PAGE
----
If you've spent the past couple years binge watching episode after episode of Fixer Upper—ohh-ing over the house transformations and ahh-ing over the impossible adorableness of Joanna and Chip—then these DIYs are for you. Cue the reclaimed wood and call in the shiplap, because each of these projects shows farmhouse style at its most fabulous.
When blogger Amanda Katherine fell in love with a $500 reclaimed wood-framed mirror, she decided to craft her own for 45 bucks. We think Joanna would be proud.
Ashley from Cherished Bliss proves that even IKEA can look rustic. Turns out all it takes is a sweep of wood stain and metal drawer pulls. Somewhere in Waco, Joanna is doing a proper jig.
When debating how to display large-scale art so it won't interfere with your beloved shiplap wainscoting, take some advice from Liz of Love Grows Wild and suspend it from the ceiling. I'm currently crafting my way through Liz's new book A Touch of Farmhouse Charm (I can't say no to pressed fern-leaf art and linen-wrapped books).
A fun project that also helps keep your home tidy? That's a win-win. Find out how to make this wire hamper over on The Merrythought.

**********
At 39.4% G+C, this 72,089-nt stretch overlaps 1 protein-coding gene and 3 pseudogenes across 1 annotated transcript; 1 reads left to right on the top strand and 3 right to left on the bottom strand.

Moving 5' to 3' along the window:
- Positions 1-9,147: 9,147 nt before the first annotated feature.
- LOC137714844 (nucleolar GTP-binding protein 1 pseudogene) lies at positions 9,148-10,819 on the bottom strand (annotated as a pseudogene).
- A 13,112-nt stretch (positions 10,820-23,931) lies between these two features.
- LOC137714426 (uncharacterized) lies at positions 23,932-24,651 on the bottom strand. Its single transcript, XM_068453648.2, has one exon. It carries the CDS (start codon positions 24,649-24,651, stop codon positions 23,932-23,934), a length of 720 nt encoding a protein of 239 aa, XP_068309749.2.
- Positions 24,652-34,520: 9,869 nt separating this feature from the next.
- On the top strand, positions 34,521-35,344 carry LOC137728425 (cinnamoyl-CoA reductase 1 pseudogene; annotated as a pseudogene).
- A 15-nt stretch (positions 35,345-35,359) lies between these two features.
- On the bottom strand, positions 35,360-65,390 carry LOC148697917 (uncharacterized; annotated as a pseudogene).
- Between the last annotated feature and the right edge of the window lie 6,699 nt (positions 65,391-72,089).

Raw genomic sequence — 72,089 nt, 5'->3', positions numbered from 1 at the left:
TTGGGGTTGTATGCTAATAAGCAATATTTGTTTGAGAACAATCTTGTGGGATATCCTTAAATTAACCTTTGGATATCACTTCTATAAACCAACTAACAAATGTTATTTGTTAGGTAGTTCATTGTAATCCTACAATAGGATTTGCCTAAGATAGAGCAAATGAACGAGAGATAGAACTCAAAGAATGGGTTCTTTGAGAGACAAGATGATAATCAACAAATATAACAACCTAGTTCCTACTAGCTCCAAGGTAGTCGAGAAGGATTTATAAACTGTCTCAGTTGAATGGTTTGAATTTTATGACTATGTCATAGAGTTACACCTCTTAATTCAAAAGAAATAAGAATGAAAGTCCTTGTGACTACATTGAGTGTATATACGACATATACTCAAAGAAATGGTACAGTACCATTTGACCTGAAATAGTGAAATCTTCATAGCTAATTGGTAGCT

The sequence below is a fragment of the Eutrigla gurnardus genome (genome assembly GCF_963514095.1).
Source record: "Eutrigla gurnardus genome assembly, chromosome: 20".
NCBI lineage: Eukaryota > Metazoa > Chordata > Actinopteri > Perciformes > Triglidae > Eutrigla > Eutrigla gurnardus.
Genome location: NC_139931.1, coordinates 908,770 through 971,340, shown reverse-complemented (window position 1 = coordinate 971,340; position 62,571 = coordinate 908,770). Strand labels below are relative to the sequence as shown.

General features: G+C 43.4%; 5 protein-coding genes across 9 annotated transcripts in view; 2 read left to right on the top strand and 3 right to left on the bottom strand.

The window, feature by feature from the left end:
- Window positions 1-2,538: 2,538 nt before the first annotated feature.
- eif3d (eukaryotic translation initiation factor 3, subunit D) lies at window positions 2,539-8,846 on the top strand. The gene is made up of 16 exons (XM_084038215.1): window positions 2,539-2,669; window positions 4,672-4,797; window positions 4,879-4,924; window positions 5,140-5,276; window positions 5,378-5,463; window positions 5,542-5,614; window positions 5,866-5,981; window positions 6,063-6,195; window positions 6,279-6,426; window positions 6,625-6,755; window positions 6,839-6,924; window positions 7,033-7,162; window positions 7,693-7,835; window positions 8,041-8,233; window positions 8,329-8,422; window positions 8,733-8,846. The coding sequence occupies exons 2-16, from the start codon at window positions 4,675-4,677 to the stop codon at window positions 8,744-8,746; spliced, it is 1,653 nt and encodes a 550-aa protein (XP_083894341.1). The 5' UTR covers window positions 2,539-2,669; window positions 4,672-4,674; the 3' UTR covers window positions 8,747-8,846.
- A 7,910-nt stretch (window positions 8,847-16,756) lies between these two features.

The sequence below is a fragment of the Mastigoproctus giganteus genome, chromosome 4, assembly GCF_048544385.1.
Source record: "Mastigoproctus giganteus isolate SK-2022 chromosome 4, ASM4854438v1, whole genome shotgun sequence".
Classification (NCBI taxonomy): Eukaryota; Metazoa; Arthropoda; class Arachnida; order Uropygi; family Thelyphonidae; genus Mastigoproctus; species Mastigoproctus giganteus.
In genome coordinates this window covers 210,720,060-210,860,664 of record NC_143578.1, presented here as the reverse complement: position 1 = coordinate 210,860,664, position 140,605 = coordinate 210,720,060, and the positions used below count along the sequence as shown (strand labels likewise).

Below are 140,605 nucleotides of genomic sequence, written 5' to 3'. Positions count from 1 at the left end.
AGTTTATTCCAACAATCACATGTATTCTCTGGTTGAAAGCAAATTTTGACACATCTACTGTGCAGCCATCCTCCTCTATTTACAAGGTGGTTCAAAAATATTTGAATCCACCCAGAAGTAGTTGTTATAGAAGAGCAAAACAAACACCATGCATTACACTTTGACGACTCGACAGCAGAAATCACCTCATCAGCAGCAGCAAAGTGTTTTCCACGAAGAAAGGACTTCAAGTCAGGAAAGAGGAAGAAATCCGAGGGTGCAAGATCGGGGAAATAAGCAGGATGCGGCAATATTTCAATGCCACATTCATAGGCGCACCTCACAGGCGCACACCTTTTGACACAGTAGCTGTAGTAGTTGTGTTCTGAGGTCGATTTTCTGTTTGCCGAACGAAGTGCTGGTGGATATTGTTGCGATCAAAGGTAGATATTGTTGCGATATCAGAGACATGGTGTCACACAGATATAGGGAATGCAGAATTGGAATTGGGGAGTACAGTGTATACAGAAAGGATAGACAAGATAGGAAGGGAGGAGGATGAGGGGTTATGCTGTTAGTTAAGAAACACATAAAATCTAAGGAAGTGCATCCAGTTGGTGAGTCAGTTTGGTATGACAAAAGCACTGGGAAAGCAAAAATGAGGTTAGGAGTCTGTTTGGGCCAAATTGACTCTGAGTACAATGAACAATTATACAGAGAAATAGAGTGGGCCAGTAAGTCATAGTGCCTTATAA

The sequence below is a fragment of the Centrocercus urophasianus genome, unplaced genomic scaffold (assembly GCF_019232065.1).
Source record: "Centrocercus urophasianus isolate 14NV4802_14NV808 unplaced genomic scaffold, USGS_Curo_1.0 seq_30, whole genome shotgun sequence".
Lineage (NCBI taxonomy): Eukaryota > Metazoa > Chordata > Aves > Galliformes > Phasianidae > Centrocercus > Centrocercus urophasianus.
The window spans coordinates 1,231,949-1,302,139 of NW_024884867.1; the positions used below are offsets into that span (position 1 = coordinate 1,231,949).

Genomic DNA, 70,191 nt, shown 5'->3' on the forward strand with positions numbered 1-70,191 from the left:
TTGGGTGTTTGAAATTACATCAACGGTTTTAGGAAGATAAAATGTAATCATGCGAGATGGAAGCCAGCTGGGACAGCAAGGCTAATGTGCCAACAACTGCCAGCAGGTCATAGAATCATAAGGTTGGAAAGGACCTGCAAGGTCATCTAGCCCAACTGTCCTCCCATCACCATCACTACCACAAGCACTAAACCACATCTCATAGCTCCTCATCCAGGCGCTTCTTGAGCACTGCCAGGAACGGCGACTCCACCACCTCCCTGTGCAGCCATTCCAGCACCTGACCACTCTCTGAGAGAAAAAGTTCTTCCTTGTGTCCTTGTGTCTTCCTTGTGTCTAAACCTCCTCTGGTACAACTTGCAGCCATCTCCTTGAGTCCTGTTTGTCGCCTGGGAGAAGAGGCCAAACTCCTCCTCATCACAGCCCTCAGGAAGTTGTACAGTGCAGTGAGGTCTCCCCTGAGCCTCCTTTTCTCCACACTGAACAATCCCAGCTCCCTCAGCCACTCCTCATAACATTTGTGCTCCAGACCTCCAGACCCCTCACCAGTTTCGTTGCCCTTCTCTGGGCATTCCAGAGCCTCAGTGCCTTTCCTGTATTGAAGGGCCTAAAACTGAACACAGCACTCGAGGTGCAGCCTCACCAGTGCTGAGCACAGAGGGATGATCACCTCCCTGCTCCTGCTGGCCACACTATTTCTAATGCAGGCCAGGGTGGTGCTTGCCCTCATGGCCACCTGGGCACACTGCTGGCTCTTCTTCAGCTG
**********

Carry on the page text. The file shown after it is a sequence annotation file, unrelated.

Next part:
Cute labeled canisters are actually a snap to make, and look great with open shelving. You can either hand write your own label, or try a downloadable free font from Country Living that looks like cross-stitch.
The first time I spotted a sliding barn door in a magazine (long before Fixer Upper popularized farmhouse-chic style), I thought it was the most brilliant repurposing project of all time. Years later, I still think it's smart. Follow Four Generation One Roof's installation tutorial to make sure yours is on the right track.
Another gorgeous repurposing project, Anderson Grant turns vintage wooden frames into a display board for photos, cards and notes.
When blogger Jenna Sue took a one-room makeover challenge, her sad 1970s linoleum mess got a 6-week overhaul into the warm and rustic oasis above. Lucky for us, she shares on her blog how to make the towel ladder above, along with a sweet wooden bath caddy.
Re-edited from a post originally published 1.23.17